General Contractors - Posted by Greg

Posted by Jeffery (La) on July 27, 2003 at 16:55:58:

If you’re only rehabbing homes in need of cosmetic work and light utility repair, you might want to consider using an experienced handyman. It will usually cost you less than a general contractor. You will need to have a “Scope of Work” to include into a contract with your handyman or GC, whichever you choose to use. In the Scope, you will indicate what work is to be done. When I bid on a job as a contractor, the homeowner tells me what they want done, and it’s included in my bid line for line. Everything else is excluded. If you hire a handyman and some of the work is out of his scope, you can have him bid that part of the work out for you. The customary charge for that would be about 5 - 10% over the sub contractor’s invoice. Usually when you hire a general contractor, they will get bids from all of the subs and then increase that price by 10 - 15% (on top of their customary charges for managing the job) for their bid to you. With general contractors, they will have a scope of work to follow as well. Long story short, with a handyman it will cost you less as long as you CHECK REFERENCES. I’m not flaming GC’s, everyone’s got their place in the construction market. Hope this info helps.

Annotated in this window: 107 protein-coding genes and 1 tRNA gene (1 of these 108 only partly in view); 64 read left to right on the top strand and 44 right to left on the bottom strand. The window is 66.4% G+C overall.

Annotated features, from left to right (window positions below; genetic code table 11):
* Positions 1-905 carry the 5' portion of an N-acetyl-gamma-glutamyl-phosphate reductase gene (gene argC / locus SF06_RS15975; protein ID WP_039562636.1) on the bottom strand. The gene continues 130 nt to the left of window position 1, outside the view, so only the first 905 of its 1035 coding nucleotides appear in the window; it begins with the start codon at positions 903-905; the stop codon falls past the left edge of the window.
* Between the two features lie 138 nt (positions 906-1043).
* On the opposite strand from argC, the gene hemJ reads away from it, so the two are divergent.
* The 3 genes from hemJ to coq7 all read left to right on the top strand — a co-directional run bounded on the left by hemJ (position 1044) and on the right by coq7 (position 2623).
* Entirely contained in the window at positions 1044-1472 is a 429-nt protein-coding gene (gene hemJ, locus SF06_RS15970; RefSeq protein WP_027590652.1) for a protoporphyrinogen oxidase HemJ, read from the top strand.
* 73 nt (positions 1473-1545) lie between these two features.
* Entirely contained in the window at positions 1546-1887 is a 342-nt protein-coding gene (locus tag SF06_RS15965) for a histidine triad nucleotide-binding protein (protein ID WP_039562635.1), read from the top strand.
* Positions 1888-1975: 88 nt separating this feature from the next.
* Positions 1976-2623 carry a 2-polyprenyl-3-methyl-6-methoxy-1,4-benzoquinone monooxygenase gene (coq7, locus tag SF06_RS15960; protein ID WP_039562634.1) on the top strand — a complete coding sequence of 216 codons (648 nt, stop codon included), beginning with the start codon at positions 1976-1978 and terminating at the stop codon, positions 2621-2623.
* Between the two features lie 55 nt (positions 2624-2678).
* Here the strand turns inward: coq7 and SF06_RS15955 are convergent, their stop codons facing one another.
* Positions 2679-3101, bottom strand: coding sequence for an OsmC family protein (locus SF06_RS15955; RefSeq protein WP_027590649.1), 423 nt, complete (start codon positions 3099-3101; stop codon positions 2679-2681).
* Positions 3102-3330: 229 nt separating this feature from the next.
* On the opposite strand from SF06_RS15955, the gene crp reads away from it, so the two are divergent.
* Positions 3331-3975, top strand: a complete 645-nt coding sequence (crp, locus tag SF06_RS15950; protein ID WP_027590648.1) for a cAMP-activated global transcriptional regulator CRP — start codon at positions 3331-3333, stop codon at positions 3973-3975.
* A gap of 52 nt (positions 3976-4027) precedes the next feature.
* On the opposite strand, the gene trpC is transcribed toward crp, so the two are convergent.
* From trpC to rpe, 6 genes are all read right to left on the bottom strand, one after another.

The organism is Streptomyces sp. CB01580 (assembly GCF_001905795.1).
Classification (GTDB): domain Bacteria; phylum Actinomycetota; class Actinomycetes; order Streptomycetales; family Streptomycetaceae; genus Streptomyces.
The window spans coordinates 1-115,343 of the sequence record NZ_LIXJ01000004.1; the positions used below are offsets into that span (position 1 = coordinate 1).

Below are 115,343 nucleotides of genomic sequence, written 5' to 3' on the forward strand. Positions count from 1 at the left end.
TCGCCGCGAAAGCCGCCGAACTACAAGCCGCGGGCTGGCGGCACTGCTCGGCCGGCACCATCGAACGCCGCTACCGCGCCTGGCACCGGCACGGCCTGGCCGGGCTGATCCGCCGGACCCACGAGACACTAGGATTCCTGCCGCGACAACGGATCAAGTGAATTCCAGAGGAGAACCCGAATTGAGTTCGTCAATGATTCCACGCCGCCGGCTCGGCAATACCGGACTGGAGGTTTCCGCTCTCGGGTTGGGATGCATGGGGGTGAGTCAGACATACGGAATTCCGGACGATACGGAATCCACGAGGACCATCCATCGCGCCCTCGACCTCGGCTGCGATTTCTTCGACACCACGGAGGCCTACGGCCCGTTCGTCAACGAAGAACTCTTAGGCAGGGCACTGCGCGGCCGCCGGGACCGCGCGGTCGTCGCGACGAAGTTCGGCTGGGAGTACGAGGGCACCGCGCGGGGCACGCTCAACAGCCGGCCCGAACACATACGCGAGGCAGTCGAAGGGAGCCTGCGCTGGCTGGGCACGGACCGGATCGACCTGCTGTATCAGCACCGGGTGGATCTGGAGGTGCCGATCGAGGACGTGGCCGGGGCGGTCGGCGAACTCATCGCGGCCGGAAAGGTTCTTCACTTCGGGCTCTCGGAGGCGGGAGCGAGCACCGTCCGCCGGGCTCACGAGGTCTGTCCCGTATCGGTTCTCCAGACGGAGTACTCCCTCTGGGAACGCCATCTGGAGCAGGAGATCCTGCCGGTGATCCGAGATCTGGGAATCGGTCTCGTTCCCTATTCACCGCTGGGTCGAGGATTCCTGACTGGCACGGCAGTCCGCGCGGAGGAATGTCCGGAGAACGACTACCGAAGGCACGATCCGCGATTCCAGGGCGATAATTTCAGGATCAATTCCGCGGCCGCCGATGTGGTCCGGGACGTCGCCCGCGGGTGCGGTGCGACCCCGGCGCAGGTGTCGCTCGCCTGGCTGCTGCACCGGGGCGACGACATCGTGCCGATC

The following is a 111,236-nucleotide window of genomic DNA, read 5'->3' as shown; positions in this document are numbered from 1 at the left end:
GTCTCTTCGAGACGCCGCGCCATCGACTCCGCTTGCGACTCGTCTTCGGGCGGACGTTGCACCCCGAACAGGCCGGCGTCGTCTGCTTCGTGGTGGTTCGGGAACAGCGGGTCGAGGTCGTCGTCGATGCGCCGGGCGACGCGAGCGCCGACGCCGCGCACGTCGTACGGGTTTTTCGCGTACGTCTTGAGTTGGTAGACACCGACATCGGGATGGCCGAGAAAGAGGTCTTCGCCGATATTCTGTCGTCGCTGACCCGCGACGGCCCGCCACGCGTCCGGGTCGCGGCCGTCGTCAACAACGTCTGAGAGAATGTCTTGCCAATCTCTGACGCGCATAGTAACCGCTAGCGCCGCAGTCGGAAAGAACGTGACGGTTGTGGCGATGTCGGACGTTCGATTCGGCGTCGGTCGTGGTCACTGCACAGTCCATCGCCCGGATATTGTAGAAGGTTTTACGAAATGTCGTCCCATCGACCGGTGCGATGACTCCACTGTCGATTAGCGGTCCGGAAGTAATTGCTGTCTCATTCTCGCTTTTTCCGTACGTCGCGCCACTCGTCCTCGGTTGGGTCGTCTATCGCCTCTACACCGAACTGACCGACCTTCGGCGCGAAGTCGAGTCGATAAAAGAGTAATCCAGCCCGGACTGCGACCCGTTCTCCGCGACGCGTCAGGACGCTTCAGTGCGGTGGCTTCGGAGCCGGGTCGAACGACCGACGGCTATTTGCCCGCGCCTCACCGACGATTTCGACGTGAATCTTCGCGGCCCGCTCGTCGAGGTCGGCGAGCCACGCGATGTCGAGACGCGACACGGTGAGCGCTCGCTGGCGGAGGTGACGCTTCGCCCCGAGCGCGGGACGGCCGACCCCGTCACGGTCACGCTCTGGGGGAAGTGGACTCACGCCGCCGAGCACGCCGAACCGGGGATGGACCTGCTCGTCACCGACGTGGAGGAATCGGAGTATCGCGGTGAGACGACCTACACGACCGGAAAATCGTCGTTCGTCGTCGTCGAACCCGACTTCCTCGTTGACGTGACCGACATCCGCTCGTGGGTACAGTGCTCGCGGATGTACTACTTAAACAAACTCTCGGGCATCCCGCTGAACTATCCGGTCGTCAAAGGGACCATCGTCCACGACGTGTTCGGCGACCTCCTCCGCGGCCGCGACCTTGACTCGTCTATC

Happy building
Jeffery (La)

General Contractors - Posted by Greg

Posted by Greg on July 27, 2003 at 16:00:57:

I sold my first rehab and I have been spending time reflecting on the project.

Recently I have been given a job promotion with an increase in compensation and less free time.

This lack of free time will limit the amount of time I can spend on a rehab functioning as a GC.

My question is it worth hiring a general contractor to complete my rehabs?

I look for homes that require cosmetic and utility repairs not major structural work. They range from a 80-86K FMV.

How would I go about finding a GC that will not try to turn these homes into mansions?